The rule of law operates as a bar to untrammelled discretionary power. It does so by introducing a third factor to temper the exposure of particular citizens to the unrestrained sense of self-interest or partisan duty of other citizens or institutions - an independent arbiter not affected by self-interest or partisan duty, applying a set of principles, rules and procedures having objective existence and operating in paramountcy to any other organ of state and to any other source of power.
It operates on principles which are known or readily discoverable, reasonably clear, apply uniformly and generally, not in a discriminatory way, apply prospectively, not retroactively and are in force through public trials operating on rational procedural rules.
It is largely judges, not jurors, who now decide disputes. In fulfilling that task, they need two things above all. One is a firm grip on the applicable law. The other is total probity.
"Judicial activism" badly impairs both qualities, and in that way tends to the destruction of the rule of law. The expression "judicial activism" is here used to mean using judicial power for a purpose other than that for which it was granted, namely doing justice according to law in the particular case.
A favourite target of activist judges and their defenders is Sir Owen Dixon. In a speech delivered in 1955 at Yale Law School he quoted the following words of Parke B in 1833 approvingly:
Our common law system consists in the applying to new combinations of circumstances those rules of law which we derive from legal principles and judicial precedents; and for the sake of attaining uniformity, consistency, and certainty, we must apply those rules, where they are not plainly unreasonable and inconvenient, to all cases which arise.
He did not think that the common law was frozen and immobile, fashionable though it is to attribute this caricature of a view to him. He contemplated change in the law as entirely legitimate. The changes could be effected by analogical reasoning, or incremental growth in existing rules, or a rational extension of existing rules to new instances not foreseen when the existing rule was first developed.
However, Sir Owen Dixon was of the view, which remains the law, that the change could not be generated by a court bound by the earlier decisions of courts superior in the hierarchy - only by a court which, while respecting its own earlier decisions, was free to depart from them. That approach had one great virtue. It subordinated individual judicial whim to the collective experience of generations of earlier judges out of which could be extracted principles hammered out in numerous struggles.
Since Sir Owen Dixon's retirement in 1964 and his death in 1972 an entirely different approach has grown up within the legal system.
It is right that English cases should no longer bind. But it is regrettable that even their persuasive value will steadily fall. These developments have greatly favoured judicial activism in Australia. Rising public addiction to increasingly complex litigation has also tended to facilitate the role of judicial activism in damaging both the probity of the courts and in consequence the capacity of the courts to retain a sound grip on the applicable law in particular cases.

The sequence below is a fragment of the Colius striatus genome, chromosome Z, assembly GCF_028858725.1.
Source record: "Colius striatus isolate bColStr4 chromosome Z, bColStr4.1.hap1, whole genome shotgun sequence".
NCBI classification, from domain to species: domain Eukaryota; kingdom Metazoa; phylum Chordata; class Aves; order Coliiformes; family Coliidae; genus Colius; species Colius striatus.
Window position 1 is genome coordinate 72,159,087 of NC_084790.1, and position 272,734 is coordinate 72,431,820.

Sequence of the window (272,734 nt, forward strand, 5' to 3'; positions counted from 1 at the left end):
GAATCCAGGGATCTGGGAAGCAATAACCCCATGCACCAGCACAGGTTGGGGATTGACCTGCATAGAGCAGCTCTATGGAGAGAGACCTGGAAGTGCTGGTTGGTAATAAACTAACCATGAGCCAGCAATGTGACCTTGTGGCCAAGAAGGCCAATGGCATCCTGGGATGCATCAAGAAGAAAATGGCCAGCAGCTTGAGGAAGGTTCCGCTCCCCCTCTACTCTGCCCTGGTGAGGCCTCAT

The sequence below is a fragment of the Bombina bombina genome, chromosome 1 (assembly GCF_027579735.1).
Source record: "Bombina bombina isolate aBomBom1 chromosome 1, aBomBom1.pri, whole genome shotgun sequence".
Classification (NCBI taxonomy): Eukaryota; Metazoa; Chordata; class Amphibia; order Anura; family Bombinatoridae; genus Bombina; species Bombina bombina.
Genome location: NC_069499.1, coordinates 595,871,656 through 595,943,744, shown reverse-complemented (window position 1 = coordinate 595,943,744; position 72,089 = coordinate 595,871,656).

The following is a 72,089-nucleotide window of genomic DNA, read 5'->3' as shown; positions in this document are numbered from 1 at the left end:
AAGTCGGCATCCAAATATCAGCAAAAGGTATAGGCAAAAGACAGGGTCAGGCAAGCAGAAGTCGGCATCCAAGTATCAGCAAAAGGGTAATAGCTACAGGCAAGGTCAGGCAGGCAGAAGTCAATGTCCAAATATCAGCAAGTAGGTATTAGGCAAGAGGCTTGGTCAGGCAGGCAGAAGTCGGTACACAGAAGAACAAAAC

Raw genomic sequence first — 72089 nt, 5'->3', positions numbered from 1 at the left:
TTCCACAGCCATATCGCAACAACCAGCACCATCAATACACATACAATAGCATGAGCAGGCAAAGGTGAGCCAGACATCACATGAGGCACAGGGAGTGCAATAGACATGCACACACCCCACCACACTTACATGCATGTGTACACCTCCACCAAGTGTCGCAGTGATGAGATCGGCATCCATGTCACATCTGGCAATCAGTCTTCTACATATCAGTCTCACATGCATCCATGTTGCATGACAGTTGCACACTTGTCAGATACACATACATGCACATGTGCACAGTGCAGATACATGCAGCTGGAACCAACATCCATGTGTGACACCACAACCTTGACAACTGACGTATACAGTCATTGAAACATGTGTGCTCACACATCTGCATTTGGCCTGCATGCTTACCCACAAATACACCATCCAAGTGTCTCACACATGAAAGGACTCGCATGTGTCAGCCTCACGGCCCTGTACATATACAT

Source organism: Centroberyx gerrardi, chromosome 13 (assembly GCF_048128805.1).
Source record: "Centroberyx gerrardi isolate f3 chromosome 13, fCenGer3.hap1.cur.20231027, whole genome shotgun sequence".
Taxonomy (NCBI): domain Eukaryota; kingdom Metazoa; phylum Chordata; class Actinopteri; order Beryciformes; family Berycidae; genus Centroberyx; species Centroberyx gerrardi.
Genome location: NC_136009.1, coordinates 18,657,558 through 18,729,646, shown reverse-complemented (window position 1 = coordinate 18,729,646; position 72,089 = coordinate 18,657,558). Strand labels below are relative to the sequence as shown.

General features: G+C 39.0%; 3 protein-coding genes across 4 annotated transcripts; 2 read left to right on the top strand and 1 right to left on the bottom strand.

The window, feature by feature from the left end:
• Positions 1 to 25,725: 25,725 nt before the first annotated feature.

A fundamental change in the judiciary has taken place which has caused two new types of pressure on probity. Many modern judges think that they can not only right every social wrong, but achieve some form of immortality in doing so.
Judgments tend to cite all the efforts of their author, of their author's colleagues, of other state courts and English courts and American courts and Canadian courts and anything else that comes to hand. Often no cases are followed, though all are referred to. There is much talk of policy and interests and values.
Trial judges permit themselves considerable liberties in distinguishing High Court decisions on very narrow grounds. The citations seem more designed to highlight supposed judicial learning than to advance the reasoning in any particular direction relevant to the issues between the parties.
There are two types of wholly illegitimate pressure pushing a judge away from probity, and evidencing judicial activism. The first is the desire to litter judicial decisions with the judge's opinions on every subject which may have arisen, however marginal. The second is the desire to state the applicable law in a manner entirely unconstrained by the way in which it has been stated before because of a perception that it ought to be different.
This is a summary of Justice Heydon's address to a Quadrant dinner in Sydney on October 30. The complete text, fully footnoted, is available from the Quadrant office.
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